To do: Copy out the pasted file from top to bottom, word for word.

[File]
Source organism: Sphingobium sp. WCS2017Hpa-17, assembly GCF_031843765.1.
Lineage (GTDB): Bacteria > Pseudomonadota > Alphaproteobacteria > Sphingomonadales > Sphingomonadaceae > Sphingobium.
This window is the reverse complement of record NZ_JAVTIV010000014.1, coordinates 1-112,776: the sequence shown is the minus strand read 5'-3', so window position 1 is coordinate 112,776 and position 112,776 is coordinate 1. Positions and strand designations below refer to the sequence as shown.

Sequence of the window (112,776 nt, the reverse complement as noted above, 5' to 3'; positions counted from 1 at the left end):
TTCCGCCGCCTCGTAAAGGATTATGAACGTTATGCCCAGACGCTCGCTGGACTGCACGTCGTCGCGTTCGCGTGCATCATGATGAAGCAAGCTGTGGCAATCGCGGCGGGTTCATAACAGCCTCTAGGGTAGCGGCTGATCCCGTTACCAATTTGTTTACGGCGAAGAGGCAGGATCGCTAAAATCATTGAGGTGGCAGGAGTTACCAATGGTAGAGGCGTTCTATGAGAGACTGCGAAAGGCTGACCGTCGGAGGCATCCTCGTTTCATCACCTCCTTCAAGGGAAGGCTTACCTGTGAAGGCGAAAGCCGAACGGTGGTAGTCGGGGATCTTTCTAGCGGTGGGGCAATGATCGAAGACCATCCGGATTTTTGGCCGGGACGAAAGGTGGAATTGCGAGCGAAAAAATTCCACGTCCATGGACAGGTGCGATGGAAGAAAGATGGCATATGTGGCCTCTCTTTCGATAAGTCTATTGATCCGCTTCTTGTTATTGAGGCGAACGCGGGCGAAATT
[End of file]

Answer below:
Source organism: Sphingobium sp. WCS2017Hpa-17, assembly GCF_031843765.1.
Lineage (GTDB): Bacteria > Pseudomonadota > Alphaproteobacteria > Sphingomonadales > Sphingomonadaceae > Sphingobium.
This window is the reverse complement of record NZ_JAVTIV010000014.1, coordinates 1-112,776: the sequence shown is the minus strand read 5'-3', so window position 1 is coordinate 112,776 and position 112,776 is coordinate 1. Positions and strand designations below refer to the sequence as shown.

Sequence of the window (112,776 nt, the reverse complement as noted above, 5' to 3'; positions counted from 1 at the left end):
TTCCGCCGCCTCGTAAAGGATTATGAACGTTATGCCCAGACGCTCGCTGGACTGCACGTCGTCGCGTTCGCGTGCATCATGATGAAGCAAGCTGTGGCAATCGCGGCGGGTTCATAACAGCCTCTAGGGTAGCGGCTGATCCCGTTACCAATTTGTTTACGGCGAAGAGGCAGGATCGCTAAAATCATTGAGGTGGCAGGAGTTACCAATGGTAGAGGCGTTCTATGAGAGACTGCGAAAGGCTGACCGTCGGAGGCATCCTCGTTTCATCACCTCCTTCAAGGGAAGGCTTACCTGTGAAGGCGAAAGCCGAACGGTGGTAGTCGGGGATCTTTCTAGCGGTGGGGCAATGATCGAAGACCATCCGGATTTTTGGCCGGGACGAAAGGTGGAATTGCGAGCGAAAAAATTCCACGTCCATGGACAGGTGCGATGGAAGAAAGATGGCATATGTGGCCTCTCTTTCGATAAGTCTATTGATCCGCTTCTTGTTATTGAGGCGAACGCGGGCGAAATT